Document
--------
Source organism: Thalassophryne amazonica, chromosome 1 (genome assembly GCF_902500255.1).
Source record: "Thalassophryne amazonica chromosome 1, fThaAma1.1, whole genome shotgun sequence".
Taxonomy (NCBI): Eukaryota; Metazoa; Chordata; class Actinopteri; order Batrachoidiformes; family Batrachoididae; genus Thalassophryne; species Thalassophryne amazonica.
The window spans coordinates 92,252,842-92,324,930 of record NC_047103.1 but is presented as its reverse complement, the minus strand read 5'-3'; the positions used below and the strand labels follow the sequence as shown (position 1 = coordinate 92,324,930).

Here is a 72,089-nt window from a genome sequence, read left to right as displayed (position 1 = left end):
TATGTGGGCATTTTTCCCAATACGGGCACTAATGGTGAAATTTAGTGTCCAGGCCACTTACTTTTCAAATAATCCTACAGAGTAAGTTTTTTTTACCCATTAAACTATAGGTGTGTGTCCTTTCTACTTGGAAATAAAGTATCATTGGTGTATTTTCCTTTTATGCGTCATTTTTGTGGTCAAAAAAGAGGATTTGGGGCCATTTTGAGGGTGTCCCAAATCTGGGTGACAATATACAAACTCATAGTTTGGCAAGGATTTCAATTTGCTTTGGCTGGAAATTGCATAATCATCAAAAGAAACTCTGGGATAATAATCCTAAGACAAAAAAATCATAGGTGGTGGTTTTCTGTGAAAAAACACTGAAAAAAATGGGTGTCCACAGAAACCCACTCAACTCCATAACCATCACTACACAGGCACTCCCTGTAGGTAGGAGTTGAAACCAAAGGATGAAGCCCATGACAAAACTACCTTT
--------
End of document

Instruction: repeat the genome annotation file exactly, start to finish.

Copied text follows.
Source organism: Thalassophryne amazonica, chromosome 1 (genome assembly GCF_902500255.1).
Source record: "Thalassophryne amazonica chromosome 1, fThaAma1.1, whole genome shotgun sequence".
Taxonomy (NCBI): Eukaryota; Metazoa; Chordata; class Actinopteri; order Batrachoidiformes; family Batrachoididae; genus Thalassophryne; species Thalassophryne amazonica.
The window spans coordinates 92,252,842-92,324,930 of record NC_047103.1 but is presented as its reverse complement, the minus strand read 5'-3'; the positions used below and the strand labels follow the sequence as shown (position 1 = coordinate 92,324,930).

Here is a 72,089-nt window from a genome sequence, read left to right as displayed (position 1 = left end):
TATGTGGGCATTTTTCCCAATACGGGCACTAATGGTGAAATTTAGTGTCCAGGCCACTTACTTTTCAAATAATCCTACAGAGTAAGTTTTTTTTACCCATTAAACTATAGGTGTGTGTCCTTTCTACTTGGAAATAAAGTATCATTGGTGTATTTTCCTTTTATGCGTCATTTTTGTGGTCAAAAAAGAGGATTTGGGGCCATTTTGAGGGTGTCCCAAATCTGGGTGACAATATACAAACTCATAGTTTGGCAAGGATTTCAATTTGCTTTGGCTGGAAATTGCATAATCATCAAAAGAAACTCTGGGATAATAATCCTAAGACAAAAAAATCATAGGTGGTGGTTTTCTGTGAAAAAACACTGAAAAAAATGGGTGTCCACAGAAACCCACTCAACTCCATAACCATCACTACACAGGCACTCCCTGTAGGTAGGAGTTGAAACCAAAGGATGAAGCCCATGACAAAACTACCTTT